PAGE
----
Monday, July 19, 2010
On Tiger (and Joe)
Let me state the obvious first: Joe Posnanski is an outstanding writer, and one of the nicest people I've met in this business, and I would say I agree with him at least 87 percent of the time. But yesterday Posnanski wrote a curious piece about Tiger Woods--headline "Writing Off Tiger"--and for once, I find his logic specious. His point was essentially that Tiger thrives on being overestimated rather than underestimated...that he wins by intimidation...that he's nearly 35 years old and most golfers that age are on the downside of their careers. "The difference between good and great is a whisper," Joe writes.
It's true...something is missing from Tiger's game at this very moment, but this argument also presumes that Tiger can never recover, that the aura of invincibility that defined his career has been irrevocably spoiled. It's an argument based on the presumption that Tiger Woods is now nothing more than a very good golfer, that he fits within the statistical norm, that his career from here on out will match the arc of, say, Mark O'Meara or Vijay Singh or Padraig Harrington.
Here's what we know: Tiger needs to win four more major championships to match Jack Nicklaus' majors win total of eighteen. Joe writes that Jack Nicklaus won four major championships after the age of 35, but this is deceptive, since Nicklaus also won two majors at the age of 35, meaning that, if Tiger follows Jack's precise path from here on out, he'll wind up with twenty major championships.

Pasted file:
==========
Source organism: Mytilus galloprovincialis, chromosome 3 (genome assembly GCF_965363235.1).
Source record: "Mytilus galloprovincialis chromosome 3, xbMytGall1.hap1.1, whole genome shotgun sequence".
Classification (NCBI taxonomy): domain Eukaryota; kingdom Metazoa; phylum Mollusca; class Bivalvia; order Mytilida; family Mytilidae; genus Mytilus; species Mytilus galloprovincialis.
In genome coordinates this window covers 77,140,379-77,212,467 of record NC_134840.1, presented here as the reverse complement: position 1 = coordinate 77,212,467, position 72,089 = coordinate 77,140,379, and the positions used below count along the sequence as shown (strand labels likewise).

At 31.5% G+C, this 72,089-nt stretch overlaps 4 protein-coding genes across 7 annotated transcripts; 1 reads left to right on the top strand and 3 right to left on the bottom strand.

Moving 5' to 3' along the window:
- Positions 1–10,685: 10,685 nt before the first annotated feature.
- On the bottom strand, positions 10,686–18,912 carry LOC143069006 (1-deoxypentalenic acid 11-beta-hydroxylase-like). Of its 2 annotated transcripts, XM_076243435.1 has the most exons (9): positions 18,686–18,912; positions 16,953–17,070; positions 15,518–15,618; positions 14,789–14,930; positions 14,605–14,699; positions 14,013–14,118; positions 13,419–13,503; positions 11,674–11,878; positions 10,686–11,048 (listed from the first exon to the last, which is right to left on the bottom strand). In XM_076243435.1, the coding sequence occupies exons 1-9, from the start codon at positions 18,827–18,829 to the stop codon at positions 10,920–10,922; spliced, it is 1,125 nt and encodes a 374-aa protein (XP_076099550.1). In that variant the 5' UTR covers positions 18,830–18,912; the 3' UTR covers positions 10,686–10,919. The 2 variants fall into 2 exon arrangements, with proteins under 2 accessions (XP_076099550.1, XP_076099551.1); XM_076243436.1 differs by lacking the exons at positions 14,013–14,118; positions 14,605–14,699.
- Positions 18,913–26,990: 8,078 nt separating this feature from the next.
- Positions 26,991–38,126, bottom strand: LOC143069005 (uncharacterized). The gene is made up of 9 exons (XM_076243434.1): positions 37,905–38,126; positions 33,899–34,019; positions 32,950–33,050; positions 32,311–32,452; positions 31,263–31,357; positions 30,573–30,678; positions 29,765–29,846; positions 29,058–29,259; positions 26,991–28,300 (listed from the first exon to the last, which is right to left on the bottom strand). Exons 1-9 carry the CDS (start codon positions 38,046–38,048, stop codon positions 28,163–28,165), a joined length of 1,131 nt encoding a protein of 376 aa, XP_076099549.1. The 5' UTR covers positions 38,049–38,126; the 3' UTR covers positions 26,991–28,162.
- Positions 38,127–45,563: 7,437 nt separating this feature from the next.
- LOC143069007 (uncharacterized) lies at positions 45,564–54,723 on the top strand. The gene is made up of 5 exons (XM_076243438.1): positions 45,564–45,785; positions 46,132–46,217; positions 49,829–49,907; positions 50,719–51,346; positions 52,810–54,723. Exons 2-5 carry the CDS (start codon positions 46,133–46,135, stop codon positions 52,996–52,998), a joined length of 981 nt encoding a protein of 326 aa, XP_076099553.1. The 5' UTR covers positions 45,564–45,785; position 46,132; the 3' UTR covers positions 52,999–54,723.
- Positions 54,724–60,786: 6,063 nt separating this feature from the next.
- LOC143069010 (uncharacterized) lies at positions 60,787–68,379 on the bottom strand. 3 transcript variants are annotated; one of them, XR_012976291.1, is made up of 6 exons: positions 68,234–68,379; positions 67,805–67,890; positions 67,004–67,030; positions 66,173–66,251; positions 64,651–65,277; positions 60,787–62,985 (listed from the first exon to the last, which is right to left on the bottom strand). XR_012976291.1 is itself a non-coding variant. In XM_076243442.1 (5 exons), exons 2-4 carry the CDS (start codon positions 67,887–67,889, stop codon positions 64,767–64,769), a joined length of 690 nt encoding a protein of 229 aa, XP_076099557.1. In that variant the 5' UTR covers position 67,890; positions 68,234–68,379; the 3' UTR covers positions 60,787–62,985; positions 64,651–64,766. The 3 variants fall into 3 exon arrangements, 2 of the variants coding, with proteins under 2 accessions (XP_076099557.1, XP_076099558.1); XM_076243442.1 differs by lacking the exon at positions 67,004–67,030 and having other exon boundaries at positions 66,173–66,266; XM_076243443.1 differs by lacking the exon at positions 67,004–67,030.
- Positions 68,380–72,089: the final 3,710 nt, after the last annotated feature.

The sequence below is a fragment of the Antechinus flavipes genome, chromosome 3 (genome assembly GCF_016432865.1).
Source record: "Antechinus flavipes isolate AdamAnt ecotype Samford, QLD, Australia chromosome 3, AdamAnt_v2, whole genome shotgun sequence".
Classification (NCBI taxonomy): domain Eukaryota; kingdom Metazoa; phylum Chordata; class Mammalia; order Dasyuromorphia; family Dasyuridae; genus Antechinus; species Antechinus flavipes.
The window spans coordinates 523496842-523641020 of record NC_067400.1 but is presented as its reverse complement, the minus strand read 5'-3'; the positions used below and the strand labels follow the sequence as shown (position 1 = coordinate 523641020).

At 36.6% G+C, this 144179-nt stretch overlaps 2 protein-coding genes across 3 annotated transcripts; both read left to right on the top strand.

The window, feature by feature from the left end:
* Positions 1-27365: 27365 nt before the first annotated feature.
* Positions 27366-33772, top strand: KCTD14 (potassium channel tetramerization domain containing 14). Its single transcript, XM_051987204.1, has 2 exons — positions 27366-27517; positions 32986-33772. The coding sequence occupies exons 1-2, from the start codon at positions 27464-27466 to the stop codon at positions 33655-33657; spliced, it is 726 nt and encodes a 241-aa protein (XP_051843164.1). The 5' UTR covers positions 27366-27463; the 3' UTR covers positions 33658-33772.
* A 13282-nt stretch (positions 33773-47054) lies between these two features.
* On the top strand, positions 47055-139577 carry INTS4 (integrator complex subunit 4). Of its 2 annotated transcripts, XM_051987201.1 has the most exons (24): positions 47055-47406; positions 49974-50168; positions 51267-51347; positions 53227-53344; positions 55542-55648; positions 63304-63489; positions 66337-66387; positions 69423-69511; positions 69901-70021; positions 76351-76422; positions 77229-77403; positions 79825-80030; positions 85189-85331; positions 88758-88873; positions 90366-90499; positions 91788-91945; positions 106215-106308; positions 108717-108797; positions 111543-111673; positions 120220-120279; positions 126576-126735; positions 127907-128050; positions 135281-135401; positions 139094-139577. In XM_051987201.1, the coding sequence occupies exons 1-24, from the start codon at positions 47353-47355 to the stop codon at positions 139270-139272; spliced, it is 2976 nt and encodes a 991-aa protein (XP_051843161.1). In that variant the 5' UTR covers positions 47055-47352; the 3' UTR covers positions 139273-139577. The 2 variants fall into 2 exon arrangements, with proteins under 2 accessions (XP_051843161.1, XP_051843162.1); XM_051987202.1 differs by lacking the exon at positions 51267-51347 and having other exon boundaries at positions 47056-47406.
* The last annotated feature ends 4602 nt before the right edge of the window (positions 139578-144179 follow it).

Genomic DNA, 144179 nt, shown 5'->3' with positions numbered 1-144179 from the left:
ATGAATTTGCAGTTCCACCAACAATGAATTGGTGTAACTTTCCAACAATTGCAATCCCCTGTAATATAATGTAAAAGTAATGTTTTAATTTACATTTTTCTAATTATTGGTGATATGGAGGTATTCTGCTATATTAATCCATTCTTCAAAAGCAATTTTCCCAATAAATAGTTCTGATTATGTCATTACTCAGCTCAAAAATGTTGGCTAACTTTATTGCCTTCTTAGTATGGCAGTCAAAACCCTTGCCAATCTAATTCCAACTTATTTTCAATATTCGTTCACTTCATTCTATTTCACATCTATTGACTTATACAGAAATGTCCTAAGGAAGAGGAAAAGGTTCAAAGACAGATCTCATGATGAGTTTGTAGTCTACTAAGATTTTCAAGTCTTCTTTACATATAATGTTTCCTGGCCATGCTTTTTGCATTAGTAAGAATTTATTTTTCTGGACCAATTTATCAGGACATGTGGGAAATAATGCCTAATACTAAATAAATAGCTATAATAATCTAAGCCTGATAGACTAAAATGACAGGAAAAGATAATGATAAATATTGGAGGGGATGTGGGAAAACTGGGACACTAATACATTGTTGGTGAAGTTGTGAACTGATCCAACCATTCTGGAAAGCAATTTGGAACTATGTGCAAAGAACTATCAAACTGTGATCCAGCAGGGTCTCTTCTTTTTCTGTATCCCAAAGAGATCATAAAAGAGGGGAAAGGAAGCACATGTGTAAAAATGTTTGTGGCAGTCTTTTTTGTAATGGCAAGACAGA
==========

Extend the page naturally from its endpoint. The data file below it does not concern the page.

So, just to reiterate: Tiger Woods has already won fourteen major championships. He's already 75 percent of the way to his goal. Even if he's not the player he once was, even if his skills are diminishing, he is still the greatest golfer of his generation. He still scares you. Most people, including his fellow tour players, will likely overestimate him for the rest of his career, even if he never wins another tournament. When Michael Jordan was playing in Washington, his body and his reputation crumbling around him, there was a sense that he could channel his former self at any moment, that on a given night, tongue wagging and shorts sagging, he could pour in fifty. Personally, I think Tiger Woods is nowhere near the Jordan-in-D.C. stage; I think he's in the Jordan-Playing-Minor-League-Baseball Stage. His downfall is largely mental. It may take him another year or two to regain his cerebral equilibrium, but I'll be shocked if he doesn't regain his physical form at some point. And once he wins a single major, than the Overestimation Factor falls right back in his favor, and he could easily win several more in succession.
Here's the other thing: Tiger is only the second great golfer in history (beside Gary Player) who actually resembles an athlete. He's strong, and he's conditioned--if anything, maybe he's been a little too conditioned the past few years--and that should buy him several additional productive seasons. As Joe points out, only two golfers spread out their championships over an exceptionally long period of time: One is Nicklaus, and there is little doubt that Tiger is in Nicklaus's class, in terms of ability. The other is Player, and Tiger is in Player's class, in terms of conditioning.
It's true, what Joe says: Tiger Woods is not a movie, and he's not a fairy tale. But he is the greatest golfer of his generation. He elevated a game into a sport. He is, we now know, a deeply flawed individual, and a perception of weakness can be a difficult hurdle to overcome when your career thrives on an aura of invincibility. But the fact that Tiger built that aura in the first place was the most miraculous sports story of the modern age. To presume that he can't build it again is to ignore that a whisper can pass in both directions.
(Photo: Alastair Grant/AP)